Why was Clifford Geertz such a popular anthropologist? Because he connected anthropology and the humanities? Because he was a great writer? One answer that often comes up is that he was a great ethnographer. I mean, he actually did ethnography. Negara (1980) was a historical anthropology of power that appeared just in time for 1980s-era historical anthropology. Meaning and Order in Moroccan Society (1978) is a massive tome. Kinship in Bali (1975) was technical and dense, hardly the lackadaisical em-dash filled slackfest some people accused Geertz’s writing of being. Peddlers and Princes and Agricultural Involution (both 1963) are vintage New Nations ethnographies. Religion of Java (1960) seems to rise above its Parsonian roots.
But what does it mean to be a great ethnographer? Geertz had a style — not everyone would call it great — which made you ‘feel you were there’. He went back to the field, even when he was professionally secure enough that he didn’t have to. That counts for something. His work is detailed… although cough perhaps future historians will wonder how much his collaborators/spouses played a role in Keeping Things Rigorous. Maybe above all, Geertz was a successful ethnographer because you could read his ethnography and say: I could do that.
I wouldn’t really say that Geertz was ‘imitatable’ because that implies that those influenced by him merely reproduced him. Maybe it’s better to say that he was ‘exemplary’: He offered a model of fieldwork that you could take up and make your own. His was the ethnographies that launched a thousand culturalist ethnographies. I think this ability to be exemplary is a major force in what makes anthropologists famous to other anthropologists. It’s not just your institutional position (although this helps) or the novelty or accuracy of your ideas (which, sadly, matter less than they should). It’s your ability to fill people’s imaginations with a vision of their future self that seems feasible and desirable to them. They say: “I want to write a study like that — and I can!”
Geertz was maybe a great ethnographer in these senses, but not perhaps as great as Hal Conklin. As Michael Dove notes in his superb obituary of Conklin — and since this is a piece on Geertz, after all, I do feel it would only be appropriate to include a long em-dash bracketed phrase to indicate that I, as a professional consumer of obituaries, do consider Dove’s to be absolutely exemplary — tells the story of Conklin visiting Geertz during Geertz’s fieldwork in Morocco:
After listening to Geertz discussing his work, Conklin asked questions about the type of bamboo growing around the edges of the olive groves, the construction of the wall encircling the town, and the purpose of various odd items being sold in the bazaar. When Geertz could not answer his questions, Conklin said he would “take care of it” and sent Geertz home. He then got some paper from a butcher’s shop, exhaustively mapped the bazaar, and presented Geertz with the completed map.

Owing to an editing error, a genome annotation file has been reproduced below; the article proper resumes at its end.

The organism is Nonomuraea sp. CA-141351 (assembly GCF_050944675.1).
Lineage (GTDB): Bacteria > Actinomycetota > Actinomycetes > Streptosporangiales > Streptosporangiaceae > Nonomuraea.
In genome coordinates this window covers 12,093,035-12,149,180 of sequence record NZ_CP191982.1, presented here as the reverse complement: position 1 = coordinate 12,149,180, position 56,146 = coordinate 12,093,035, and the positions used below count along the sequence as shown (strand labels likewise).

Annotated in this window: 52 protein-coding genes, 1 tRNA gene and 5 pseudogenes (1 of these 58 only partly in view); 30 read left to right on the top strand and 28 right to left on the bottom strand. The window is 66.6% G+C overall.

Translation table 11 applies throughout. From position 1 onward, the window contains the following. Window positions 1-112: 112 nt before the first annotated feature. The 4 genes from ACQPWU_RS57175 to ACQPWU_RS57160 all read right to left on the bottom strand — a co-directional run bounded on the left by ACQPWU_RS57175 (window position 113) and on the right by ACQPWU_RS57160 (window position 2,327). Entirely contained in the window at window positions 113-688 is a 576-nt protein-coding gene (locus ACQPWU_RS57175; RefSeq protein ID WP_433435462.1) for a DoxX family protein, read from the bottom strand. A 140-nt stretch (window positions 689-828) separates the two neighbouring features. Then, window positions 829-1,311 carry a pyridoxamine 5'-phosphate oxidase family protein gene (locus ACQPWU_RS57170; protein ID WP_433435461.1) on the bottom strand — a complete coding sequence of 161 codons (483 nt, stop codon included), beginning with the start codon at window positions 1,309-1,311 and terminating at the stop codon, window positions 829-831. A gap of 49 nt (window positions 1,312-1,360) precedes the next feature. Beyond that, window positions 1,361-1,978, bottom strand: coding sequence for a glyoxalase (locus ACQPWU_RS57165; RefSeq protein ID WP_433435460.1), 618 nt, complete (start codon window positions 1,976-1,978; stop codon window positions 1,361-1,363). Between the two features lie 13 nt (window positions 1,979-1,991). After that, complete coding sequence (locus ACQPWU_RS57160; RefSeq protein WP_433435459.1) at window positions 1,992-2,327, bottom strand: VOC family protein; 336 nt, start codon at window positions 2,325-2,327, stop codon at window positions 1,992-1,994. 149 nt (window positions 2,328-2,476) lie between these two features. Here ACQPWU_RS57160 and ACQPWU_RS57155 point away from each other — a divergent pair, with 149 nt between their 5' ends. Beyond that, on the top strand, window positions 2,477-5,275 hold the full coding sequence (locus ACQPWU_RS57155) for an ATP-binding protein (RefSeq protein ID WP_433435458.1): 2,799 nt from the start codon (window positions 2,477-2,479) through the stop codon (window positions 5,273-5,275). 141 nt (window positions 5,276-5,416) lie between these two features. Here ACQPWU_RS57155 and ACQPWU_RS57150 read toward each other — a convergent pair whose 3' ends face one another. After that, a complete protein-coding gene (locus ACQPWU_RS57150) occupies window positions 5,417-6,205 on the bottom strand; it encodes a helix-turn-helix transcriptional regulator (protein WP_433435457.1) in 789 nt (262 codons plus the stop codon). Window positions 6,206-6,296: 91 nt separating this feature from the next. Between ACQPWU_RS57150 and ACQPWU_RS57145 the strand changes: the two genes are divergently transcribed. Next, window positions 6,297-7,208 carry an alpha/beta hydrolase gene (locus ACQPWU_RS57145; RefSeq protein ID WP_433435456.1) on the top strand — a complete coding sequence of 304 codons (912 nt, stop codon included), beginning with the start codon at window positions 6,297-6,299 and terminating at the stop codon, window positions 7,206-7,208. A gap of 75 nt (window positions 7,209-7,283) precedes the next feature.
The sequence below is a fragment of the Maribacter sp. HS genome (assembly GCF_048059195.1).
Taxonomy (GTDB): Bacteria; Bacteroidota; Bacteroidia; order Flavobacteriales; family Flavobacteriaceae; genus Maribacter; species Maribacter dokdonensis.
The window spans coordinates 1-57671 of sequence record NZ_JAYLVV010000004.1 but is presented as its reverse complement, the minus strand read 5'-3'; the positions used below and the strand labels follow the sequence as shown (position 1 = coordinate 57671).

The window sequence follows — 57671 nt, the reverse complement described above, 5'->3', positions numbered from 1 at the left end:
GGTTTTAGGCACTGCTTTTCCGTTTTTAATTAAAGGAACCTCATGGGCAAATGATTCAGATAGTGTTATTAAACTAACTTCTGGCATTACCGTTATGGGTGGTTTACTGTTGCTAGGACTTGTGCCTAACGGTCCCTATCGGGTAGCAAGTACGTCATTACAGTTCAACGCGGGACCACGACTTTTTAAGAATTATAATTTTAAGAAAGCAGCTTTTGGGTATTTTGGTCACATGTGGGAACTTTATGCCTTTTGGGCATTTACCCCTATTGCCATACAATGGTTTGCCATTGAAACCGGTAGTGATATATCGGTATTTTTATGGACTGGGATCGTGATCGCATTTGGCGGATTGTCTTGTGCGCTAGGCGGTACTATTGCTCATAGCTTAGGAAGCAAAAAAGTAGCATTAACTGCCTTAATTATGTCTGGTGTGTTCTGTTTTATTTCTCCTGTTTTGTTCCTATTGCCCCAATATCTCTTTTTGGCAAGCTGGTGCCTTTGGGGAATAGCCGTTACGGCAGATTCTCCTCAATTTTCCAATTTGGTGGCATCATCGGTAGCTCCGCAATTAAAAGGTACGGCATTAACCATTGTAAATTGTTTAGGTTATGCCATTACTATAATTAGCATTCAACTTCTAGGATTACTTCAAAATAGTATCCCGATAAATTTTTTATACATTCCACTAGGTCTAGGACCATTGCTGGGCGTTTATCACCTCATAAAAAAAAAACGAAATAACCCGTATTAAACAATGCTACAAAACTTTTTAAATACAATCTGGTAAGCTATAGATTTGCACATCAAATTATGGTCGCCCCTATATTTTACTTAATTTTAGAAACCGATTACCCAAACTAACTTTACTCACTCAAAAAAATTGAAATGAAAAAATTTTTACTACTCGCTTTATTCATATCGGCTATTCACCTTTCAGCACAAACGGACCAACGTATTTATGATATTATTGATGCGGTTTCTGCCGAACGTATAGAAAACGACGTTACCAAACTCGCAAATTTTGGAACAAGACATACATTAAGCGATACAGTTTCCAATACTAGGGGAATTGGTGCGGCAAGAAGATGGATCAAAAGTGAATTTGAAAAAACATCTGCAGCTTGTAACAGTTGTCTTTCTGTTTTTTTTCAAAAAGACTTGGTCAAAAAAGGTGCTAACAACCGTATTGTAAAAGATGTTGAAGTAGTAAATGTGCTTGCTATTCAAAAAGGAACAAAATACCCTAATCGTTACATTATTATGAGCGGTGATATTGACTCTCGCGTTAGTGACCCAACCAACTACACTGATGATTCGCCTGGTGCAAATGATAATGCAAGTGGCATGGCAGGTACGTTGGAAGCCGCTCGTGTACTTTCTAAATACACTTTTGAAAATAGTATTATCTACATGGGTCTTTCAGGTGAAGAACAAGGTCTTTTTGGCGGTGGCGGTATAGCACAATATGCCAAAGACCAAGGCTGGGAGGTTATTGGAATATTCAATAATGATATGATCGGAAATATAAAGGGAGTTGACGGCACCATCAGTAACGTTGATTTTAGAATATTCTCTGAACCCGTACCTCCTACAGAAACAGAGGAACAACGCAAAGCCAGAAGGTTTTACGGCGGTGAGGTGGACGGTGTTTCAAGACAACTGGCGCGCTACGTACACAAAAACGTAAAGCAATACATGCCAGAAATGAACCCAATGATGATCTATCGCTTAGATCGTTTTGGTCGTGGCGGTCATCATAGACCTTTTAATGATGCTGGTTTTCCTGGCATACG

Conklin’s masterful Ethnographic Atlas of Ifugao was released in 1980, the same year as Negara. The difference between the two is that the Ethnographic Atlas is the result of almost two decades of research, and that you have heard of Negara. I think there is a continuum with fame on one end and specialization on the other. The more and more you can provide genuinely new information, or advance theoretical understanding, the less and less likely people will be t read your work since it is, by definition, highly specialized. The more accessible your work is to Anthropologists Everywhere, less likely it is to have something to say to people who are really stuck into the phenomenon you are studying.
Sometimes I think Geertz was a great ethnographer because he gave people permission to be lousy fieldworkers. He was a lot like Victor Turner in this respect. The both came of age at the same time. Geertz got his Ph.D. in 1956, one year before Victor Turner. Their Ph.D. fieldwork was probably grueling. Turner’s Schism and Continuity was a masterpiece. An incredibly detailed, hyper-specific masterpiece. I sometimes wonder if Geertz, Turner, and other more ‘interpretive’ or ‘symbolic’ anthropologists didn’t just look back on their Ph.D. research and think: Heck no, I’m never doing that again. And then told their students: “You know, just don’t bother. There’s no point. No one will read it anyway.”
Was Geertz a great ethnographer? Yes. Was he a great ethnographer? Probably not. Is that fact a bad thing? Does it matter that it changed how anthropologists evaluate ethnographies altogether? I think so. After World War II, anthropologists like Douglas Oliver and Max Gluckman (sponsors of the research of Geertz and Turner respectively) were part of a giant wave of people seeking to professionalize and scientize and rigorousize anthropology. They pretty much failed. It’s a blessing and a curse that anthropology has been living with, for better and worse, ever since.